Children’s understanding of their social surroundings matures at an astounding rate. From the very first days of life when they grow 700 neural connections per second while passively receiving information through eye gazes into late childhood when their neural connections are in “use it or lose it mode” as they actively work to define themselves within peer groups. The blog posts on this page share my experiences with my Gen Alphas as they mature and I learn.
Recently, I’ve been discovering that my techniques and strategies to talk with my soon to be eight-year-old are insufficient. For the past couple of years when I have been asked a question about this confusing complex world we live in I pulled ideas form books, television shows, and movies she was familiar with. She was engaged and the conversations never had a conclusion. It was open for ongoing follow-up questions from either of us. While I continue to use the past books, television shows and movies her questions are requiring me to go beyond the immediate content and extend it to abstract concepts that go beyond the storylines. In short, Daniel Tiger, Zootopia and Have you Filled a Bucket Today are a bit too simple for my daughter…but that doesn’t mean they don’t continue to be the foundation of our conversations. It is the idea of creating a foundation early on that is central to discussing (in)justice and (in)equity with young children.
The most recent challenge occurred when she asked me, “Why don’t we adopt a child who is in foster care. They need families.” As usual, I had to pause and consider a formulated response that made sense to my experiences. Continue reading →
The term “stay woke” was originally coined by musician Erykah Badu in her 2008 song Master Teacher. In the song, Badu sings, “Baby sleepy time, to put her down and I’ll be standin’ round until sun down…I stay woke.” I was introduced to this song last March on an episode of the highly recommended podcast, Code Switch.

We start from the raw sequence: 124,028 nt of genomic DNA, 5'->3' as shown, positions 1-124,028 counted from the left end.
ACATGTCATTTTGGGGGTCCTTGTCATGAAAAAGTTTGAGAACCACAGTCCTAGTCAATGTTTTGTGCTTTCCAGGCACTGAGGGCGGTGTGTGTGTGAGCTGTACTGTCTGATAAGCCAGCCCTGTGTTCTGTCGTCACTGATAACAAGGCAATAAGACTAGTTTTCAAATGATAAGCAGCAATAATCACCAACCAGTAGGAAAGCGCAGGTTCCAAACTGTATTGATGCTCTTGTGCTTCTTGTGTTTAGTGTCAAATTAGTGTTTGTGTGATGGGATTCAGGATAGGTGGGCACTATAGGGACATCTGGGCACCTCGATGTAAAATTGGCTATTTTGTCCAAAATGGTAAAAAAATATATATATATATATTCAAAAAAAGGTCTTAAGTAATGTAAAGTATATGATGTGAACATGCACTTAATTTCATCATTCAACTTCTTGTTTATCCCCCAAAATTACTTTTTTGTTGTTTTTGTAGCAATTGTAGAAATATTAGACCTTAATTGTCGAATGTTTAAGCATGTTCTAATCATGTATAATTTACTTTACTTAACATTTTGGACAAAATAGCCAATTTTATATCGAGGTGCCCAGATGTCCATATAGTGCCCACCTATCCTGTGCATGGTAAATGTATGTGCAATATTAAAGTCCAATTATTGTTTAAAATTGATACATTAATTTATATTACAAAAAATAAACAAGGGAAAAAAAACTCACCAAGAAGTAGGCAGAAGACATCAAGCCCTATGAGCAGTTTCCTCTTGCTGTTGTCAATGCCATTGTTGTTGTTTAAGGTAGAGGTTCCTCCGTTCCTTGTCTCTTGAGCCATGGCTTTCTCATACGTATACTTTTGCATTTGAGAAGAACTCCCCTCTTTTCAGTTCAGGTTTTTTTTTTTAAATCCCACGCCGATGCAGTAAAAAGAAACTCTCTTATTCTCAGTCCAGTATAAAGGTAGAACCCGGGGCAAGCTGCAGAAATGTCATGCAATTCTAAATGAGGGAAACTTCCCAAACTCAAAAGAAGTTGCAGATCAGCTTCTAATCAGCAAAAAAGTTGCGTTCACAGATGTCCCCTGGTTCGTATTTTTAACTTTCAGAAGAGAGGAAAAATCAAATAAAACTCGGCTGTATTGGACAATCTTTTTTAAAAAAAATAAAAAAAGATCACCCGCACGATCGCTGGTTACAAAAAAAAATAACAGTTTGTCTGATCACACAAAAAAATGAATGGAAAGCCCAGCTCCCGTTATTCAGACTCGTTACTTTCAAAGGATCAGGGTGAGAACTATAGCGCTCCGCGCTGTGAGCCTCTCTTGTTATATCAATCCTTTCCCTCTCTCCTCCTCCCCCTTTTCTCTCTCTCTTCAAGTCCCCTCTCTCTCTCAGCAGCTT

At the time, I was sitting on a bus riding through downtown Denver. My destination was a regional conference where I was scheduled to deliver a presentation titled: Facilitating a Developmentally Appropriate Conversation on Social Justice and Equity with Young Children. The presentation was built around my personal experiences growing up, talking with my daughter, Addi, and reflections from my twelve years as an early childhood educator. At the core of the conversation was how Addi and I work to be woke. This second of the three blog series outlines three lessons I have learned. We must Engage!
Are we there yet? If you’ve ever been in a car ride that exceeds 1 hour with young children it is highly likely that have considered very dark thoughts that you’re better off sharing only with your closest friends while enjoying a casual meal or adult beverage.
I recently found myself in this type of circumstance and it’s taken a couple weeks to recover and have the courage to sit down and write about the classic car ride question, “Daddy, Are we There Yet?”
Ever since my youngest was a few months old we have been taking car that can last as long as 11 hours. Our most recent trip was two 8 hour drives on back to back days. Prior to two years ago my wife did most of the drives with me and my two daughters, but now it’s just me. We discovered that it’s best if I drive and she flies. It saves us money, her time off from work, and our marriage.
Another reason is that I have a bit more confidence and success with my parenting skills on trips than she has. In this post, I’d like to share some of those tools and tips so that come your next distant car ride, you may be able to endure, tolerate, or even possibly avoid the question, “Are we there yet?”
Let me begin by talking about two things most of us already know are not the best choices, and why we need to consider alternatives because it’s not the best choice. Then I’ll share six alternatives.